26 Mars 2016
March 26, 2016
Some 70 percent of voluntary Fukushima nuclear crisis evacuees have not decided where they will live once a free housing program winds up at the end of March 2017, a Fukushima Prefectural Government survey has found.
Beginning in May, prefectural officials will visit these evacuees to provide support for rebuilding their lives in line with their wishes.
The survey was sent to some 12,539 households outside the nuclear disaster evacuation zones -- as well as to tsunami survivors -- who have moved to other areas both inside and outside the prefecture. Preliminary survey results were based on 9,944 households (4,636 in the prefecture, and 5,308 in other parts of Japan) who had evacuated to temporary residences, including apartments.
A total of 6,091 households, or 61.3 percent, responded to the survey. These included people who will not be able to move into permanent housing units until March 2018 due to delays in the construction of disaster-related public housing or new private homes, among other reasons.
A total of 1,774 respondents, or about 30 percent, said they have decided on their housing for April 2017 and onward. Nearly 40 percent of those who have evacuated within Fukushima Prefecture have already planned their future accommodation, against just 20 percent of those who have left the prefecture.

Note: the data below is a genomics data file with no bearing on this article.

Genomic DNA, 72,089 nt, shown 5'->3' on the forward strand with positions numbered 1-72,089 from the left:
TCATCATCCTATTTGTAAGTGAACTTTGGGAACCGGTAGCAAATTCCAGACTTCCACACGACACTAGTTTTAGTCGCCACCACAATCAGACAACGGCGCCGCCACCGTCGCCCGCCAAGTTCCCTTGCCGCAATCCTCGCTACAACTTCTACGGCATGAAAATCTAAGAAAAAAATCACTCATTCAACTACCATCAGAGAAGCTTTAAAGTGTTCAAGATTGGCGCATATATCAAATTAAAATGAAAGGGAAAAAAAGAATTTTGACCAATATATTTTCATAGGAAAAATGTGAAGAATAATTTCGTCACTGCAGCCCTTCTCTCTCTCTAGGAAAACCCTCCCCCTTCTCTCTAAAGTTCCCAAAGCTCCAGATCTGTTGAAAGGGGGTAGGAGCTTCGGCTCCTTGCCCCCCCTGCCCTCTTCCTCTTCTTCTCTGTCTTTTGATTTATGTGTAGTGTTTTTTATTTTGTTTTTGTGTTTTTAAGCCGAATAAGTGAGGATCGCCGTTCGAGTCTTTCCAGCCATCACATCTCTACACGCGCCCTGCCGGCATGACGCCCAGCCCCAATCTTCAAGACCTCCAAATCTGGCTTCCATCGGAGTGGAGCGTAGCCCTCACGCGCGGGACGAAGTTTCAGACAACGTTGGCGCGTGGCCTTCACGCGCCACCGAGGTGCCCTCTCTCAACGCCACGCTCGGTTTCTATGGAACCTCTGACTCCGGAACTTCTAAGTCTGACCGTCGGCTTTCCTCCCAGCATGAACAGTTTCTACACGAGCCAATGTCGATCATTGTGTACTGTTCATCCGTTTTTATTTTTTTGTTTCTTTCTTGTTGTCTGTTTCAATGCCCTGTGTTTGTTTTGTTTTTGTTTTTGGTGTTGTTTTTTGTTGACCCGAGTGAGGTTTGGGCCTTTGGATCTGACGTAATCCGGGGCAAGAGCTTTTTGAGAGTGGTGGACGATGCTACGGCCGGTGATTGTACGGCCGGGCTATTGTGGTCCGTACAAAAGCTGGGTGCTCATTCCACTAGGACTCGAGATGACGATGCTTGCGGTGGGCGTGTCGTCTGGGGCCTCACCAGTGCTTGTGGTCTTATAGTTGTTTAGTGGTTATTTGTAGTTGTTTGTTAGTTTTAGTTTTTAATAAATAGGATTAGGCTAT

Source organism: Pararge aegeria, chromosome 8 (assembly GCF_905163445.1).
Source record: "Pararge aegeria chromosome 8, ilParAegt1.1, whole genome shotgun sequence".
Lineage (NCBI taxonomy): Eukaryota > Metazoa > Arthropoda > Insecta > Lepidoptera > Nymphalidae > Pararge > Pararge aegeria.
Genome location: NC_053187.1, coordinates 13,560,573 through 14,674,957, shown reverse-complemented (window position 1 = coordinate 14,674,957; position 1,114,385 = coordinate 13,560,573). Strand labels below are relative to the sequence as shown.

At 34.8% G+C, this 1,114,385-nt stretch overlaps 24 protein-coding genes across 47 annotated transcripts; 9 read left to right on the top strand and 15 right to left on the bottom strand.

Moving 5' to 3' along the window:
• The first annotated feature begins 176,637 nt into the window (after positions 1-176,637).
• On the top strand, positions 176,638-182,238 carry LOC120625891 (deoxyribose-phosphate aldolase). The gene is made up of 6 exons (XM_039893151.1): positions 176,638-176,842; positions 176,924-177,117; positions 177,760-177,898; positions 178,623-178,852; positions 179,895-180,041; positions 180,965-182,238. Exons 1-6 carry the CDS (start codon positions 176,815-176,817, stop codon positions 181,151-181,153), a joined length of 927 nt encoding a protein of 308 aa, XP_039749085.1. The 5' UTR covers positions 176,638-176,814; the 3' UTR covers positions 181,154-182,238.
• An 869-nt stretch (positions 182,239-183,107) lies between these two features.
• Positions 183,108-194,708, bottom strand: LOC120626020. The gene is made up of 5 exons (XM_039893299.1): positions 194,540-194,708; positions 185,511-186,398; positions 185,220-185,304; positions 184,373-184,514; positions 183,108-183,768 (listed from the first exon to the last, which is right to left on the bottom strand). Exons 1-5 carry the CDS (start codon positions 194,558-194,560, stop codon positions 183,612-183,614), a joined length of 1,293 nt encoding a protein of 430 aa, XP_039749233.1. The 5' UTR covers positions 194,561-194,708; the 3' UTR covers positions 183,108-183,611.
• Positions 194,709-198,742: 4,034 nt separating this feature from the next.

Meanwhile, 4,285 respondents have said that they remain undecided about where they will be living after the free accommodation period has ended. Among these, around 90 percent of those living in Fukushima Prefecture indicated that they wished to stay there.
Among those living outside of the prefecture, some 10 percent said that they wanted to return, while about 70 percent said they wished to continue living outside of Fukushima, and roughly 20 percent said that they were undecided.
"We would like to work together with local governments that have taken in evacuees to provide support to ensure that people will be able to secure housing," noted Masaaki Matsumoto, head of the Fukushima Prefectural Government's Evacuees Support Division.
The prefecture has also announced it will shoulder half of residents' rent payments (up to 30,000 yen per month) for low-income and single-parent households for the first year after the free housing scheme has ended, and one-third (up to 20,000 yen monthly) for the second year.
"My husband had to find new work (when we first evacuated here), and his income was reduced," said Mayumi Takahashi, 44, who lives in the city of Niigata's Nishi Ward together with her husband and two elementary school-aged children. The family moved there after voluntarily evacuating from Koriyama, Fukushima Prefecture, following the disaster. "We have absolutely no idea at this point about the future, because we do not even know where we want to live -- much less whether we want to rent another apartment or build a new home."
She added with confusion and apprehension, "Without free housing, we will be unable to live. The free housing program is ending too early."